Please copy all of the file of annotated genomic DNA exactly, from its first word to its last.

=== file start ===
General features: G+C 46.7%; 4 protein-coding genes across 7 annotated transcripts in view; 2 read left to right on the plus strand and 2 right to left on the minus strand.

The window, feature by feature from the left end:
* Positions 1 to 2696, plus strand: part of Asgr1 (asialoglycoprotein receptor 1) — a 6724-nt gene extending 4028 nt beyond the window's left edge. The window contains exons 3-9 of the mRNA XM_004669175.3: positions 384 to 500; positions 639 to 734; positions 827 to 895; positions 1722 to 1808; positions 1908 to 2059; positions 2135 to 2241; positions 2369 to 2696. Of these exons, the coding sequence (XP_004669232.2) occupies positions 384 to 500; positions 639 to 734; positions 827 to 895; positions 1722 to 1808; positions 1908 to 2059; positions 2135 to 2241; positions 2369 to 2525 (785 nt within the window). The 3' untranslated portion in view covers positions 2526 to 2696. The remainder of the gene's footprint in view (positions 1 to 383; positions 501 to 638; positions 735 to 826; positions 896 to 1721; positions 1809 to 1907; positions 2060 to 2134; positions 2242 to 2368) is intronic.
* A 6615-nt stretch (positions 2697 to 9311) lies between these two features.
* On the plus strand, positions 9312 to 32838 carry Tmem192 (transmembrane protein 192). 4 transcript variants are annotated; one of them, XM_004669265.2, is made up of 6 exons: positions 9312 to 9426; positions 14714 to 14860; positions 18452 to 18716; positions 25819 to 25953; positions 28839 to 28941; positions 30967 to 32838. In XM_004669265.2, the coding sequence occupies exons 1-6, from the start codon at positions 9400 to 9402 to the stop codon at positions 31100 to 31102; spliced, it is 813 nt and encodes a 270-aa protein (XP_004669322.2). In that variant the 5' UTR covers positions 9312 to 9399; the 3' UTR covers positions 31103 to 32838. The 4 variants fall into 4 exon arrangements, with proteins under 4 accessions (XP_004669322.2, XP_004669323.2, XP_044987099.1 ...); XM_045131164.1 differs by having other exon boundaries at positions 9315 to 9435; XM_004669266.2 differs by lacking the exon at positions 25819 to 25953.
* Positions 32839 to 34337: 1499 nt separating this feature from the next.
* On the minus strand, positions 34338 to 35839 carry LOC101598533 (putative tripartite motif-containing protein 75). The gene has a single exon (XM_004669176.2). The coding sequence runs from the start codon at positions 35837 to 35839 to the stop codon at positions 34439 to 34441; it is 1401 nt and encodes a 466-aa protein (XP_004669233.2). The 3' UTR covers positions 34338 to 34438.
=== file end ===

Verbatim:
General features: G+C 46.7%; 4 protein-coding genes across 7 annotated transcripts in view; 2 read left to right on the plus strand and 2 right to left on the minus strand.

The window, feature by feature from the left end:
* Positions 1 to 2696, plus strand: part of Asgr1 (asialoglycoprotein receptor 1) — a 6724-nt gene extending 4028 nt beyond the window's left edge. The window contains exons 3-9 of the mRNA XM_004669175.3: positions 384 to 500; positions 639 to 734; positions 827 to 895; positions 1722 to 1808; positions 1908 to 2059; positions 2135 to 2241; positions 2369 to 2696. Of these exons, the coding sequence (XP_004669232.2) occupies positions 384 to 500; positions 639 to 734; positions 827 to 895; positions 1722 to 1808; positions 1908 to 2059; positions 2135 to 2241; positions 2369 to 2525 (785 nt within the window). The 3' untranslated portion in view covers positions 2526 to 2696. The remainder of the gene's footprint in view (positions 1 to 383; positions 501 to 638; positions 735 to 826; positions 896 to 1721; positions 1809 to 1907; positions 2060 to 2134; positions 2242 to 2368) is intronic.
* A 6615-nt stretch (positions 2697 to 9311) lies between these two features.
* On the plus strand, positions 9312 to 32838 carry Tmem192 (transmembrane protein 192). 4 transcript variants are annotated; one of them, XM_004669265.2, is made up of 6 exons: positions 9312 to 9426; positions 14714 to 14860; positions 18452 to 18716; positions 25819 to 25953; positions 28839 to 28941; positions 30967 to 32838. In XM_004669265.2, the coding sequence occupies exons 1-6, from the start codon at positions 9400 to 9402 to the stop codon at positions 31100 to 31102; spliced, it is 813 nt and encodes a 270-aa protein (XP_004669322.2). In that variant the 5' UTR covers positions 9312 to 9399; the 3' UTR covers positions 31103 to 32838. The 4 variants fall into 4 exon arrangements, with proteins under 4 accessions (XP_004669322.2, XP_004669323.2, XP_044987099.1 ...); XM_045131164.1 differs by having other exon boundaries at positions 9315 to 9435; XM_004669266.2 differs by lacking the exon at positions 25819 to 25953.
* Positions 32839 to 34337: 1499 nt separating this feature from the next.
* On the minus strand, positions 34338 to 35839 carry LOC101598533 (putative tripartite motif-containing protein 75). The gene has a single exon (XM_004669176.2). The coding sequence runs from the start codon at positions 35837 to 35839 to the stop codon at positions 34439 to 34441; it is 1401 nt and encodes a 466-aa protein (XP_004669233.2). The 3' UTR covers positions 34338 to 34438.